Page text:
• The Jews, as a class violating every regulation of trade established by the Treasury Department and also department orders, are hereby expelled from the Department [of the Tennessee] within twenty-four hours from the receipt of this order.
  • Post commanders will see to it that all of this class of people be furnished passes and required to leave, and any one returning after such notification will be arrested and held in confinement until an opportunity occurs of sending them out as prisoners unless furnished with permit from headquarters.
  • No passes will be given these people to visit headquarters for the purpose of making personal application of trade permits.
In a letter of the same date sent to Christopher Wolcott, the United States Assistant Secretary of War, Grant explained his reasoning:
Sir,

I have long since believed that in spite of all the vigilance that can be infused into Post Commanders, that the Specie 
(money in the form of coins rather than paper notes) regulations of the Treasury Department, have been violated, and that mostly by Jews and other unprincipled traders. So well satisfied of this have I been at this that I instructed the Commanding Officer at Columbus [Kentucky] to refuse all permits to Jews to come south, and frequently have had them expelled from the Department [of the Tennessee]. But they come in with their carpet sacks in spite of all that can be done to prevent it. The Jews seem to be a privileged class that can travel any where. They will land at any wood yard or landing on the river and make their way through the country. If not permitted to buy cotton themselves they will act as agents for someone else who will be at a Military post, with a Treasury permit to receive cotton and pay for it in Treasury notes which the Jew will buy up at an agreed rate, paying gold.
There is but one way that I know of to reach this case. That is for Government to buy all the Cotton at a fixed rate and send it to Cairo [Illinois] St. Louis [Missouri] or some other point to be sold. Then all traders, they are a curse to the Army, might be expelled.
Less than 72 hours after the order was issued, Grant’s forces at Holly Springs, Mississippi, were raided, knocking out rail and telegraph lines disrupting major lines of communication for weeks. As a result, news of Grant's orders spread slowly and did not reach company commanders and army headquarters in Washington in a timely fashion. Many Jews who might otherwise have been banished were spared.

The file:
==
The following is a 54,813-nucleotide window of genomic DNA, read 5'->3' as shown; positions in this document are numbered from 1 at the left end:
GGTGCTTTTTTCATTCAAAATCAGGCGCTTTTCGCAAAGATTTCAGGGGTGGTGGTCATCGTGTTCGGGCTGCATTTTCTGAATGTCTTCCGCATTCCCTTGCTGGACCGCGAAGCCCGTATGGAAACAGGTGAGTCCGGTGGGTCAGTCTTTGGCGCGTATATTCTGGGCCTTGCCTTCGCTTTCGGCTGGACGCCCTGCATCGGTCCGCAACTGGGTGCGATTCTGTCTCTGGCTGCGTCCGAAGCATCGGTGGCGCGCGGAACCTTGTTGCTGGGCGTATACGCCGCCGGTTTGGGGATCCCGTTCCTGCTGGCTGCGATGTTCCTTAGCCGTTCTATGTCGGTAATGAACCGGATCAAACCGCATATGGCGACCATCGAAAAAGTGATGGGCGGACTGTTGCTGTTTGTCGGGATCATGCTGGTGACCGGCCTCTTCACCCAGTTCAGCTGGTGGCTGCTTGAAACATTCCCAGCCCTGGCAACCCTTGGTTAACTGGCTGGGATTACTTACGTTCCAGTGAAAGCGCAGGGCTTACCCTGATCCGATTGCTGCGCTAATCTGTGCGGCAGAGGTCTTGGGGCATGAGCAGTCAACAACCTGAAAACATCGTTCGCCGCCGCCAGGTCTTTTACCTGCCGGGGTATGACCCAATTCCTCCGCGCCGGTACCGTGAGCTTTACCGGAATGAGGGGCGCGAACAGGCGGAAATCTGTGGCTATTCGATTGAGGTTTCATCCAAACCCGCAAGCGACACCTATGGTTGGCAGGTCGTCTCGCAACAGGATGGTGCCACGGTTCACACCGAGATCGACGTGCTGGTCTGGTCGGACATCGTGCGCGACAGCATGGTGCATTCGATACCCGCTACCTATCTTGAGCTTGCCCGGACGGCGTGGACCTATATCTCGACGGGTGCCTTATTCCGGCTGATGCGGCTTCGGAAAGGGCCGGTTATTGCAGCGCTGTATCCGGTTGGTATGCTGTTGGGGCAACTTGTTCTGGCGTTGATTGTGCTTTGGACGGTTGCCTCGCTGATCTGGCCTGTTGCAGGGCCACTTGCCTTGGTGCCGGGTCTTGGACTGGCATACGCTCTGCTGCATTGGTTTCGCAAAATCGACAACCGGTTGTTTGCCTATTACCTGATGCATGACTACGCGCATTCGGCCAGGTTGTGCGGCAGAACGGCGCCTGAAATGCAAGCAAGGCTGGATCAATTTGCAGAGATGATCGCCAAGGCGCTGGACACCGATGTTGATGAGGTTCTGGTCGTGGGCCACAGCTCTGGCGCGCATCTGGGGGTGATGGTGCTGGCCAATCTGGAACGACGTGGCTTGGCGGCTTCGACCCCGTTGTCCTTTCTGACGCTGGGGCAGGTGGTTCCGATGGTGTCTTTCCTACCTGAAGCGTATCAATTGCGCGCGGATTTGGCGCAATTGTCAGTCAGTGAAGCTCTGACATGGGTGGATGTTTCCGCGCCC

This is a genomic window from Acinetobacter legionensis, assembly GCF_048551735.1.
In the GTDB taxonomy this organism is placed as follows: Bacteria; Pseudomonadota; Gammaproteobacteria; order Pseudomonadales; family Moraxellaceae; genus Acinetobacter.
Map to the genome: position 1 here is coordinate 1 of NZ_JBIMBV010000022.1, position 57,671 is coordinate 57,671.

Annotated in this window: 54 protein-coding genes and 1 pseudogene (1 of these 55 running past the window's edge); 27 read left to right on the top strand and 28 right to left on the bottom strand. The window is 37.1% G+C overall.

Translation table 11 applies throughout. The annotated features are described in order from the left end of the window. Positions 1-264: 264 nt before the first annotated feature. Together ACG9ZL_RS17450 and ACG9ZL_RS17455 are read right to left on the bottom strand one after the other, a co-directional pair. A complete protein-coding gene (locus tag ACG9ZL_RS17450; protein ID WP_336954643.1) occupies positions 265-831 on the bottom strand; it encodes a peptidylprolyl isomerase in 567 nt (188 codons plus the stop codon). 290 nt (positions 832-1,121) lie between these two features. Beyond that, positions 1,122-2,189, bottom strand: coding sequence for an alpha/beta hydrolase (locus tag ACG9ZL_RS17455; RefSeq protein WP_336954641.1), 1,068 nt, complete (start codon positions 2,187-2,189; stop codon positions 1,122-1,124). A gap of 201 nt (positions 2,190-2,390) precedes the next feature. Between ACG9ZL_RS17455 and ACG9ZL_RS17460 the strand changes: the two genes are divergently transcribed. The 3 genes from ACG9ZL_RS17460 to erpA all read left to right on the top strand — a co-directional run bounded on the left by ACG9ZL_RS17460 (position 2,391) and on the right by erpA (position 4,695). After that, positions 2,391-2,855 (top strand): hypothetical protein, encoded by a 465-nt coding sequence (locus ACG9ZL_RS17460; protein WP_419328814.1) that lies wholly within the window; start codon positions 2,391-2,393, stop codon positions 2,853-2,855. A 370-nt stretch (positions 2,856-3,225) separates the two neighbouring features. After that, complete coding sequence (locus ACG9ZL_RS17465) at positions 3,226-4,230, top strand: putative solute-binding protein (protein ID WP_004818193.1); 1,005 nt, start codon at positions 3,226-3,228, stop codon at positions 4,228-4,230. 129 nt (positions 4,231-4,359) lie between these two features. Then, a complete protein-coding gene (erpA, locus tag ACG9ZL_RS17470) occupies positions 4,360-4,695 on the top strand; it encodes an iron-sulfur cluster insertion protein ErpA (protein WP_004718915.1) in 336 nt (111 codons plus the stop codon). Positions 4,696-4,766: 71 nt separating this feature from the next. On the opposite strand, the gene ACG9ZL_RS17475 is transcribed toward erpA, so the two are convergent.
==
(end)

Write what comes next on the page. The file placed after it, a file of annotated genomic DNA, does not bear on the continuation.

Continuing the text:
A copy of General Grant's orders finally reached Paducah, Kentucky—a city occupied by Grant’s forces—11 days after it was issued.

On December 29th, Cesar J. Kaskel, a staunch union supporter, as well as all the other known Jews in Paducah, were handed papers ordering them “to leave the city of Paducah, Kentucky, within twenty-four hours.” Kaskel couldn’t believe it. He had emigrated to the United States after leaving Prussia, where he was discriminated against and financially ruined because he was Jewish. Now, the Union Army was telling him he was being expelled from his new home and his business for the same reason. 

As they prepared to abandon their homes, Kaskel and several other Jews dashed off a telegram to President Abraham Lincoln describing their plight.
Cesar J. Kaskel was a Jew who was, with other Jews in Paducah, Kentucky, rounded up and shipped to Cincinnati, Ohio by General U.S. Grant under General Order Number Eleven.
As they prepared to abandon their homes, Kaskel and several other Jews dashed off a telegram to President Abraham Lincoln describing their plight.
Paducah, Kentucky, December 29, 1862.
Hon. Abraham Lincoln, President of the United States.
 
General Order №.11 issued by General Grant at Oxford, Mississippi, December the 17th, commands all post commanders to expel all Jews without distinction within twenty-four hours from his entire Department. The undersigned good and loyal citizens of the United States and residents of this town, for many years engaged in legitimate business as merchants, feel greatly insulted and outraged by this inhuman order; the carrying out of which would be the grossest violation of the Constitution and our rights as good citizens under it and would place us, besides a large number of other Jewish families of this town, as outlaws before the world. We respectfully ask your immediate attention to this enormous outrage on all law and humanity and pray for your effectual and immediate interposition. We would especially refer you to the post commander and post adjutant as to our loyalty, and to all respectable citizens of this community as to our standing as citizens and merchants. We respectfully ask for immediate instructions to be sent to the Commander of this Post.